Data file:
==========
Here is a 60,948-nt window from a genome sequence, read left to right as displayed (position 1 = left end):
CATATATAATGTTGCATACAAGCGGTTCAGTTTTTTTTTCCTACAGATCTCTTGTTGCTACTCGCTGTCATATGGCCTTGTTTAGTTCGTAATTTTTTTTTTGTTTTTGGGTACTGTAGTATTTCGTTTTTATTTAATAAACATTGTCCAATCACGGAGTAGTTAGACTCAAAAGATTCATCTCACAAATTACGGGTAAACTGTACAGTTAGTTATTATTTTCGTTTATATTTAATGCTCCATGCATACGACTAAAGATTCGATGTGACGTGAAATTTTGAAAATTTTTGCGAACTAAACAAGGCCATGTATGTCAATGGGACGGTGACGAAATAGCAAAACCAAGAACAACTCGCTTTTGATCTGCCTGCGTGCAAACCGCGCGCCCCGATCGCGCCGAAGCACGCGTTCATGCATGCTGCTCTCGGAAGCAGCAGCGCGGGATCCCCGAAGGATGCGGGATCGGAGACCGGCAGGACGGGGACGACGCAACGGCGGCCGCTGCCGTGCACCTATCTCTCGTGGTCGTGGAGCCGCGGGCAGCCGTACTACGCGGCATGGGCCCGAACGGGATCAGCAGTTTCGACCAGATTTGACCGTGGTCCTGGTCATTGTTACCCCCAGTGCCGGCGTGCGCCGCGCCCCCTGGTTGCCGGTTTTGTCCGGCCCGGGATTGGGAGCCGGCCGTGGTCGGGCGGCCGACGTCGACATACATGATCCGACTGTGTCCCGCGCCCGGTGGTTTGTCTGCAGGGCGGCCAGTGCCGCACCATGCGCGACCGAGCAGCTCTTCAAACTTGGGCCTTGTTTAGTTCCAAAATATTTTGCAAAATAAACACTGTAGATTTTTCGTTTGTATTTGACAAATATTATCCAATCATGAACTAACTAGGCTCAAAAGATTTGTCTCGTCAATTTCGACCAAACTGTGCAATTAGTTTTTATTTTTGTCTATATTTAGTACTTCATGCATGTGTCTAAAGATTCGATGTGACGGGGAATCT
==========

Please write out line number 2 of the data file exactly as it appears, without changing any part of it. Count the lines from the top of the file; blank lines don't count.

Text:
CATATATAATGTTGCATACAAGCGGTTCAGTTTTTTTTTCCTACAGATCTCTTGTTGCTACTCGCTGTCATATGGCCTTGTTTAGTTCGTAATTTTTTTTTTGTTTTTGGGTACTGTAGTATTTCGTTTTTATTTAATAAACATTGTCCAATCACGGAGTAGTTAGACTCAAAAGATTCATCTCACAAATTACGGGTAAACTGTACAGTTAGTTATTATTTTCGTTTATATTTAATGCTCCATGCATACGACTAAAGATTCGATGTGACGTGAAATTTTGAAAATTTTTGCGAACTAAACAAGGCCATGTATGTCAATGGGACGGTGACGAAATAGCAAAACCAAGAACAACTCGCTTTTGATCTGCCTGCGTGCAAACCGCGCGCCCCGATCGCGCCGAAGCACGCGTTCATGCATGCTGCTCTCGGAAGCAGCAGCGCGGGATCCCCGAAGGATGCGGGATCGGAGACCGGCAGGACGGGGACGACGCAACGGCGGCCGCTGCCGTGCACCTATCTCTCGTGGTCGTGGAGCCGCGGGCAGCCGTACTACGCGGCATGGGCCCGAACGGGATCAGCAGTTTCGACCAGATTTGACCGTGGTCCTGGTCATTGTTACCCCCAGTGCCGGCGTGCGCCGCGCCCCCTGGTTGCCGGTTTTGTCCGGCCCGGGATTGGGAGCCGGCCGTGGTCGGGCGGCCGACGTCGACATACATGATCCGACTGTGTCCCGCGCCCGGTGGTTTGTCTGCAGGGCGGCCAGTGCCGCACCATGCGCGACCGAGCAGCTCTTCAAACTTGGGCCTTGTTTAGTTCCAAAATATTTTGCAAAATAAACACTGTAGATTTTTCGTTTGTATTTGACAAATATTATCCAATCATGAACTAACTAGGCTCAAAAGATTTGTCTCGTCAATTTCGACCAAACTGTGCAATTAGTTTTTATTTTTGTCTATATTTAGTACTTCATGCATGTGTCTAAAGATTCGATGTGACGGGGAATCT